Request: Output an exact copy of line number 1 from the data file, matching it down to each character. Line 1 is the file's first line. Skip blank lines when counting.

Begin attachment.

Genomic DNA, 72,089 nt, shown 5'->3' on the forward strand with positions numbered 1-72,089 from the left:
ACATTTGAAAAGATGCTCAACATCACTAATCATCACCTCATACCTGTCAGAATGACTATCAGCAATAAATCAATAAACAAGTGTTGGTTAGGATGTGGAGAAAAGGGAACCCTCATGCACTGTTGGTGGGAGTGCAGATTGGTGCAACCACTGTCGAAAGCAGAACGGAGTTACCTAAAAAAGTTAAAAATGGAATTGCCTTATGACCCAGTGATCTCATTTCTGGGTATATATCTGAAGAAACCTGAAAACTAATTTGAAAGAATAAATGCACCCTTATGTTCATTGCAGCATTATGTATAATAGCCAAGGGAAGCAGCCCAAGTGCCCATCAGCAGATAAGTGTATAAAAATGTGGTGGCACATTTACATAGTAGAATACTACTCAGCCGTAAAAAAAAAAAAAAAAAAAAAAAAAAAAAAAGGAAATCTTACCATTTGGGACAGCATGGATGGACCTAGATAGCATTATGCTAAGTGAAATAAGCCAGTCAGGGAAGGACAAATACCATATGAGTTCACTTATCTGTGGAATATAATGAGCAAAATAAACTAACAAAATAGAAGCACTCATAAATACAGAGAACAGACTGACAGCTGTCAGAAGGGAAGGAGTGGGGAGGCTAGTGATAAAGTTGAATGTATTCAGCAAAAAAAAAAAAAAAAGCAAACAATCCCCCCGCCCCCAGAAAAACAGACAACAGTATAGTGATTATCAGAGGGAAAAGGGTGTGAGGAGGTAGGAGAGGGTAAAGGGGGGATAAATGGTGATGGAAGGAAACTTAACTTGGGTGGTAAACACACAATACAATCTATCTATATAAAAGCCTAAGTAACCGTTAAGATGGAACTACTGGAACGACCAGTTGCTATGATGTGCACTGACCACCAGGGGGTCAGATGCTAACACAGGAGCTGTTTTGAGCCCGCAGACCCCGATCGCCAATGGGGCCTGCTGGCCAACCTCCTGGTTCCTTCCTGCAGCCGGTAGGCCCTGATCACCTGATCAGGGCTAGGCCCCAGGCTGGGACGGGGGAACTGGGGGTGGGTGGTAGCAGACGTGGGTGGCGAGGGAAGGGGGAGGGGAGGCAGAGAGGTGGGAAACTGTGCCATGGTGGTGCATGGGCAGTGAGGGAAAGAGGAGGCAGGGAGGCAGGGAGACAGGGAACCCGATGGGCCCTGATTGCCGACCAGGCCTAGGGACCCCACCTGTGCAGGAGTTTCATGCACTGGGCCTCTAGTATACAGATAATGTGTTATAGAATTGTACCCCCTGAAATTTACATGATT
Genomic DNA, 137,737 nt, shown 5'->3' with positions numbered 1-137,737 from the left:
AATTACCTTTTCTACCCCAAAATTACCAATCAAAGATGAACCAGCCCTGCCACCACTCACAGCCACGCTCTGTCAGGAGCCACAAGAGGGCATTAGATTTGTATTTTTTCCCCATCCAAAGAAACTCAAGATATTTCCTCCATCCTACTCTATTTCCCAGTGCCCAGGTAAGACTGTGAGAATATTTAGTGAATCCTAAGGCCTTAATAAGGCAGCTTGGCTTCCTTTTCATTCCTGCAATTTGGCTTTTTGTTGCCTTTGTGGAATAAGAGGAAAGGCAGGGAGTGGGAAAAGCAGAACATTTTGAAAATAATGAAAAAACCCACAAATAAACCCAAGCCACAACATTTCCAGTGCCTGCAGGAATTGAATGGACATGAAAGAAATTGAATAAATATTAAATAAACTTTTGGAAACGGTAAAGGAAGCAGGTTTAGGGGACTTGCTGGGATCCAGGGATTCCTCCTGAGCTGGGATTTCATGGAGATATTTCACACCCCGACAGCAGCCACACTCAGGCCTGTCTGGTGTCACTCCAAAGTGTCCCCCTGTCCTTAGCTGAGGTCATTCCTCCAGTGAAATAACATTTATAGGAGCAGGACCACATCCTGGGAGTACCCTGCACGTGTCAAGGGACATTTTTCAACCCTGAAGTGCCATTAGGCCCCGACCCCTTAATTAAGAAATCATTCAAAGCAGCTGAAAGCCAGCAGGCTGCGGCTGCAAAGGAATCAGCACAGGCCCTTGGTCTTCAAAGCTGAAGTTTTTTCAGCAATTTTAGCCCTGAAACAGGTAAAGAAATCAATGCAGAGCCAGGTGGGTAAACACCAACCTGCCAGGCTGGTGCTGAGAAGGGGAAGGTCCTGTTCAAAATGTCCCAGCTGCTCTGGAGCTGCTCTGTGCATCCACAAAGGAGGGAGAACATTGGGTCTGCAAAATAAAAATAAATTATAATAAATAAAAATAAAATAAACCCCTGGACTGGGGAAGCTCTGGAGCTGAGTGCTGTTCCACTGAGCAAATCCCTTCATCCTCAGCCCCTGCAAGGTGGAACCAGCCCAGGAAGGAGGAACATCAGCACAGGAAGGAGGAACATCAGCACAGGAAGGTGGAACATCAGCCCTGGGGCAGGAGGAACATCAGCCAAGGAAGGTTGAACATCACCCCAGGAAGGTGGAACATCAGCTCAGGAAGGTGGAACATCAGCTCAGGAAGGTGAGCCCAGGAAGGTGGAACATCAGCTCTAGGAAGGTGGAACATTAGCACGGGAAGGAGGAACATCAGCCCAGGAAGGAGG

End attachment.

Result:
Genomic DNA, 72,089 nt, shown 5'->3' on the forward strand with positions numbered 1-72,089 from the left: